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Learning Outside the Classroom Smartphones allow students to take their school work anywhere with them and complete it at any time. Students have busy lives! With sports, dance, clubs, lessons and a multitude of other responsibilities, students’ lives are hectic. Smartphones give students the ability to do school work on the way to the rink, or in the waiting room at the dentist.

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Learning Outside the Classroom With cloud computing technology, students can store their work online in the “cloud” They can text, skype, call, or email eachother This allows increased collaboration, and eases pressure of meeting outside of class for group projects.

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Learning Outside the Classroom Benefits for Education Work can be done anywhere at anytime Lifts restraints of limited class time Instruction can be given in podcast or video form to be accessed anywhere. Creates accountability for absent students as well as those who attend regularly. Students can work together with more ease Better collaboration and social behaviour Parents can monitor students grades and homework Students can track school events, deadlines and other important dates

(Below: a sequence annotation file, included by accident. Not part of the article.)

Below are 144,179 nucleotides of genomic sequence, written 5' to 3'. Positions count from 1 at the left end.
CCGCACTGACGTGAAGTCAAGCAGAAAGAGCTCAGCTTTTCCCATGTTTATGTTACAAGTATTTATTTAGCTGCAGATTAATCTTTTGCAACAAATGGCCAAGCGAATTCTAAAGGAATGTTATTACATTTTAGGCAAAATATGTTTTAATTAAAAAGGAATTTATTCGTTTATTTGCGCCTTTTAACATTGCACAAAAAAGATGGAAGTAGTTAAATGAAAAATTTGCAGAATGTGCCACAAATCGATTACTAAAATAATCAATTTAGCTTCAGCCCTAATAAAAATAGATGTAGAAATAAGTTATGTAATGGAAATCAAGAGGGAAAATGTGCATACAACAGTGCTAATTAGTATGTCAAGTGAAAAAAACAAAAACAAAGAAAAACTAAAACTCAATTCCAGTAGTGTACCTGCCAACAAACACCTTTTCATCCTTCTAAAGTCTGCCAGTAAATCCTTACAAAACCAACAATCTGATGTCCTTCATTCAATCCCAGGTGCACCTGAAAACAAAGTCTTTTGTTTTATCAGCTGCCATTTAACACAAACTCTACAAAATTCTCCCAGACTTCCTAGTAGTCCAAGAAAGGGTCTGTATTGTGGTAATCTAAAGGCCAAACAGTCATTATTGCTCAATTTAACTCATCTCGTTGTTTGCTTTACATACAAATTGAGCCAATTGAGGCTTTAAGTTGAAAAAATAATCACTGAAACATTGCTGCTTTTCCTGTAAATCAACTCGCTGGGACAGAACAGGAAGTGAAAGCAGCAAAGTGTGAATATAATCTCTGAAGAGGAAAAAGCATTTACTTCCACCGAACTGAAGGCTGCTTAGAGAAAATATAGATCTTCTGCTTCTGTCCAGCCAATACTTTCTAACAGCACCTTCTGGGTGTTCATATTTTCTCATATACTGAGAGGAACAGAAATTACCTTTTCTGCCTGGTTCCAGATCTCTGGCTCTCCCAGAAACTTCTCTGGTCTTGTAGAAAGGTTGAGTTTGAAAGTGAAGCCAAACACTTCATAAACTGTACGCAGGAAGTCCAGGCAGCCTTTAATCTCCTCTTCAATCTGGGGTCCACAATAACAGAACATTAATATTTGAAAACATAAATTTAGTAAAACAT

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Challenges Funding Having already spent so much money on computing technology, school’s will be wary about abandoning it for Smartphones The digital divide in each class and school is different, and funding has to be allocated accordingly Teacher Education Teachers need to be taught how to use Smartphone technology to teach effectively Supervision Student access to inappropriate material is difficult to filter.

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Conclusion Although they face many difficulties in their implementation, Smartphones could potentially be the next great piece of technology to inspire real learning in our classrooms!

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Audio for Presentation I will pause speaking to allow the viewer know that we have moved on to the next slide.

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Bibliography Fearrington, C. (2011, October 8). Smartphones in Education [Web log message]. Retrieved from http://chrisfearrington.com/blog/2011/10/08/smartphones-in-education/ Kamenetz, A. (2010, April 1). A Is for App: How Smartphones, Handheld Computers Sparked an Educational Revolution. Retrieved from http://www.fastcompany.com/magazine/144/a-is-for-app.html MobiThinking. (2011) Global mobile statistics 2011: all quality mobile marketing research, mobile Web stats, subscribers, ad revenue, usage, trends… http://mobithinking.com/mobile-marketing-tools/latest-mobile-stats The NPD Group, Inc. (2011) Verizon's iPhone Sales Help Make Apple the Third-Largest Mobile Phone Brand in the U.S. Retrieved from  https://www.npd.com/press/releases/press_110428.html Smartphone. (n.d.). In Wikipedia. Retrieved October 17, from http://en.wikipedia.org/wiki/Smartphone

Tags: smartphones technology classroom teaching mobile learning